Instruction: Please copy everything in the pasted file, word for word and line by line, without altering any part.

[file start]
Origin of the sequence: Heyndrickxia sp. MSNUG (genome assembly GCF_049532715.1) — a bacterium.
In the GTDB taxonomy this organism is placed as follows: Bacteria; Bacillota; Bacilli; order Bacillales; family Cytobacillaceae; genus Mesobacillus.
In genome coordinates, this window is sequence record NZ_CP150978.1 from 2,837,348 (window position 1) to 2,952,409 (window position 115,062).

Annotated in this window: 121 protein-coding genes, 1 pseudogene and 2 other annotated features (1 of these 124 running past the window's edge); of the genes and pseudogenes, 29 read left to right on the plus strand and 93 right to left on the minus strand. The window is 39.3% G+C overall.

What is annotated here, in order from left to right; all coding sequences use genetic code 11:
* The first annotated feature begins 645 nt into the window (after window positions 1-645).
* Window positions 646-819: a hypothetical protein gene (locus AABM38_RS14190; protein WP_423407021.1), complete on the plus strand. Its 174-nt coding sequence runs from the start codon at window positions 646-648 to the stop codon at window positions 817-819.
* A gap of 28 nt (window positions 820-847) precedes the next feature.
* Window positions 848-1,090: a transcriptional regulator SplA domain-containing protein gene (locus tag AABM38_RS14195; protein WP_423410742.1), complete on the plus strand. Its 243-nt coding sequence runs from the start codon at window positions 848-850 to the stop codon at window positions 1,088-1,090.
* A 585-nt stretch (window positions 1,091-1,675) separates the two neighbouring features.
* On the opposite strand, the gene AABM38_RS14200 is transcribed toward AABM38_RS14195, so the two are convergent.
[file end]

Origin of the sequence: Heyndrickxia sp. MSNUG (genome assembly GCF_049532715.1) — a bacterium.
In the GTDB taxonomy this organism is placed as follows: Bacteria; Bacillota; Bacilli; order Bacillales; family Cytobacillaceae; genus Mesobacillus.
In genome coordinates, this window is sequence record NZ_CP150978.1 from 2,837,348 (window position 1) to 2,952,409 (window position 115,062).

Annotated in this window: 121 protein-coding genes, 1 pseudogene and 2 other annotated features (1 of these 124 running past the window's edge); of the genes and pseudogenes, 29 read left to right on the plus strand and 93 right to left on the minus strand. The window is 39.3% G+C overall.

What is annotated here, in order from left to right; all coding sequences use genetic code 11:
* The first annotated feature begins 645 nt into the window (after window positions 1-645).
* Window positions 646-819: a hypothetical protein gene (locus AABM38_RS14190; protein WP_423407021.1), complete on the plus strand. Its 174-nt coding sequence runs from the start codon at window positions 646-648 to the stop codon at window positions 817-819.
* A gap of 28 nt (window positions 820-847) precedes the next feature.
* Window positions 848-1,090: a transcriptional regulator SplA domain-containing protein gene (locus tag AABM38_RS14195; protein WP_423410742.1), complete on the plus strand. Its 243-nt coding sequence runs from the start codon at window positions 848-850 to the stop codon at window positions 1,088-1,090.
* A 585-nt stretch (window positions 1,091-1,675) separates the two neighbouring features.
* On the opposite strand, the gene AABM38_RS14200 is transcribed toward AABM38_RS14195, so the two are convergent.